The CARE project conducts research and engages in policy advocacy through collaborative efforts that address key issues related to AAPI access and success in education. Key areas that are currently being studied include demographic and institutional characteristics, indicators and outcomes for access and success in higher education, critiques of normative and deficit models, and policy research. For each of these topics, we examine what defines the issue, how the issue is articulated, and if there are practical solutions that can be pursued to inform the work of educators, policymakers, and practitioners.
The face of American education from K-12 to higher education is at the crossroads of tremendous demographic changes. According to the 2010 U.S. Census data, the Asian American and Pacific Islander (AAPI) population is projected to reach nearly 40 million people by 2050. Data also show AAPI students will experience a 35 percent increase in college enrollment over the next decade. AAPI students are undoubtedly a rapidly growing population; and, therefore, supporting them can only produce greater civic engagement, economic growth, and leadership development.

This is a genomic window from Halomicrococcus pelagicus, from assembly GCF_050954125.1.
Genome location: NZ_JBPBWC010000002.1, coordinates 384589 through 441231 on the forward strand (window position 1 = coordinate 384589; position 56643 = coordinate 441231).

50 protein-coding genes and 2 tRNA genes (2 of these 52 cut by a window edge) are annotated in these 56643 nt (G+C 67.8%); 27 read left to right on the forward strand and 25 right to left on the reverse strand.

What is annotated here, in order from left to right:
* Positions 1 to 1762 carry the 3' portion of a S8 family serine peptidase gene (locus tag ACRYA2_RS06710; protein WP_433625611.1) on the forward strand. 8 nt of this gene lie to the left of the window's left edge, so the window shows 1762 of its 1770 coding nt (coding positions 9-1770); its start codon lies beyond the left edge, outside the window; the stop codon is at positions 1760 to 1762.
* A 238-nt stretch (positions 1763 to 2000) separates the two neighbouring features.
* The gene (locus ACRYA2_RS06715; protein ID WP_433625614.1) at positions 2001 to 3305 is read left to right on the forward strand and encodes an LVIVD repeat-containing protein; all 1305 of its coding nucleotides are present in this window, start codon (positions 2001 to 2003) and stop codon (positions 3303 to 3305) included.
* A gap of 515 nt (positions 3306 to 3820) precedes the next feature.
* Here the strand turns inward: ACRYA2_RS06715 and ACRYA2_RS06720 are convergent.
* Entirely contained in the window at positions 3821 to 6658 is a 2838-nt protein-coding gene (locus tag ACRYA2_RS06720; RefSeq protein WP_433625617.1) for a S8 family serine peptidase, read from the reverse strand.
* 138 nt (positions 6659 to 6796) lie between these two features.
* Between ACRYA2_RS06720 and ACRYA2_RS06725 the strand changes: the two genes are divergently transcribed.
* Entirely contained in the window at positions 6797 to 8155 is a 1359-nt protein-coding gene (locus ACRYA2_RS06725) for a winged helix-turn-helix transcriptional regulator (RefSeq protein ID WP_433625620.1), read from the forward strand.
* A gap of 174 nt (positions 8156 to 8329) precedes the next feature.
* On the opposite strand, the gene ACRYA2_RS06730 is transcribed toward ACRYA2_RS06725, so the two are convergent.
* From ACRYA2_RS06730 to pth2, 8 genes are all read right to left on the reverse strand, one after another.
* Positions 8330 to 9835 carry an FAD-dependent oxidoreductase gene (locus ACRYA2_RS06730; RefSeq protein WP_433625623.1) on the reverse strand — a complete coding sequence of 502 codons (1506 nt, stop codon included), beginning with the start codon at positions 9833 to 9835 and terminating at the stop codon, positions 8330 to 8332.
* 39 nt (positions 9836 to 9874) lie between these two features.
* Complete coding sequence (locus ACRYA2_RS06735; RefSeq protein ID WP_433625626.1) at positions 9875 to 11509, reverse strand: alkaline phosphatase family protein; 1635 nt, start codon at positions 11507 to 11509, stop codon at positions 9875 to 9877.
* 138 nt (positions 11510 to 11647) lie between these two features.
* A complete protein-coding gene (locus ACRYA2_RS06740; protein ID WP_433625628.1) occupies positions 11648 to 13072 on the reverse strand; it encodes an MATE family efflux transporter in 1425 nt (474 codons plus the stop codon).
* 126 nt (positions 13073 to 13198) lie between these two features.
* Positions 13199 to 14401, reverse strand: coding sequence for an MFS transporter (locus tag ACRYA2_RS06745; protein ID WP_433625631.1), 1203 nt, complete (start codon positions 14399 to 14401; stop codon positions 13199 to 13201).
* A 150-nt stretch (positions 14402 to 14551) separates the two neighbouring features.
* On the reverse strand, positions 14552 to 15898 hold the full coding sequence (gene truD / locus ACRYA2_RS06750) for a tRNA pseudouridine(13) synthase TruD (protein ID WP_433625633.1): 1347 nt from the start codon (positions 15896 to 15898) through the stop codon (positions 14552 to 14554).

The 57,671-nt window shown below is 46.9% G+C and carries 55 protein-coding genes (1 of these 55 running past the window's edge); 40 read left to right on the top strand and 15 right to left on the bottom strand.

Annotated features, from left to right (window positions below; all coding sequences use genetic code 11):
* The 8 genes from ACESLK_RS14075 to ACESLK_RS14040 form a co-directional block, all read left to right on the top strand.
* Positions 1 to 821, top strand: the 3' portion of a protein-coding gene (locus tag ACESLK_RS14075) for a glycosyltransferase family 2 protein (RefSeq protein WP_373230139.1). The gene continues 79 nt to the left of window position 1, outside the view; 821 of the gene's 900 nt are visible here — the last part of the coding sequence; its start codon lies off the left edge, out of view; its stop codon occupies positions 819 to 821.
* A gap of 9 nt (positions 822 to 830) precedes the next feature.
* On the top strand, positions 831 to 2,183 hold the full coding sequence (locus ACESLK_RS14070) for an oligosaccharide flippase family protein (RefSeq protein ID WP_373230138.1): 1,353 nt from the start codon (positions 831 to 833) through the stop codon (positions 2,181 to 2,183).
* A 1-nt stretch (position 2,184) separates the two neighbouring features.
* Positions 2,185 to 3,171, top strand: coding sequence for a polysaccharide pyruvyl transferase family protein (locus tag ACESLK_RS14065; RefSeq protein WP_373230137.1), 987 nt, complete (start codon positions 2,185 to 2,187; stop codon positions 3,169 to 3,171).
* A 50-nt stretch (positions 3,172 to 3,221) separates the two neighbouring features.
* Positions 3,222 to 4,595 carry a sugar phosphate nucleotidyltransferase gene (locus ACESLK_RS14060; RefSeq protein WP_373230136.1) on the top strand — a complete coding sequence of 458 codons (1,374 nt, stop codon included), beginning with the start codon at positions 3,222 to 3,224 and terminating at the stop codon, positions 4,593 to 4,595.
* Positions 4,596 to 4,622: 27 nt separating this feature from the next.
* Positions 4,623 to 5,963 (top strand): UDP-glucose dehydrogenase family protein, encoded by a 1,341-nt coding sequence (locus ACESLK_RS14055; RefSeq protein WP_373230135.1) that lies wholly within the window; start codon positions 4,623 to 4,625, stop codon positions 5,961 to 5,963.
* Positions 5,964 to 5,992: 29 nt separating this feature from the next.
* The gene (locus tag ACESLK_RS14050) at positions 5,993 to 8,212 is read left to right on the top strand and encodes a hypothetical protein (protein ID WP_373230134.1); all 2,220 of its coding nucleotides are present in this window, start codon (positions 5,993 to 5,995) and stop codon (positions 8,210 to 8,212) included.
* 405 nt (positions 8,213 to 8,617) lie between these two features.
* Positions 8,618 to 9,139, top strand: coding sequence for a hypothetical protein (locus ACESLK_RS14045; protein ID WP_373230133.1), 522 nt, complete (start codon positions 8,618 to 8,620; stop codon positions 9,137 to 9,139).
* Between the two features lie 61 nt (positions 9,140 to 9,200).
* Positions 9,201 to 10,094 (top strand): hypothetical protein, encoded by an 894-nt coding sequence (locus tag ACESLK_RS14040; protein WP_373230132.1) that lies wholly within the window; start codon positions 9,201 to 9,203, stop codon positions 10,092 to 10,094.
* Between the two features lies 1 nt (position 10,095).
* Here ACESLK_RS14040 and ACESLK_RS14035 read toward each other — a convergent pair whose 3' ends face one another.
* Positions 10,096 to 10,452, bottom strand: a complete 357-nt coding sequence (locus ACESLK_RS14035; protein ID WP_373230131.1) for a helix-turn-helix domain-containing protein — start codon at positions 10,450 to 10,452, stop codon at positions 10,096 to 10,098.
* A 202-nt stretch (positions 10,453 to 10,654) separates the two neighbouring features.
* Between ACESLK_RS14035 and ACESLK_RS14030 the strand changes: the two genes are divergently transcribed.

In 2013, the National Commission on Asian American and Pacific Islander Research in Education (CARE) and the White House Initiative on Asian Americans and Pacific Islanders (WHIAAPI) – with generous support from ETS and Asian Americans/Pacific Islanders in Philanthropy (AAPIP) – launched the Asian American and Pacific Islander (AAPI) data quality campaign.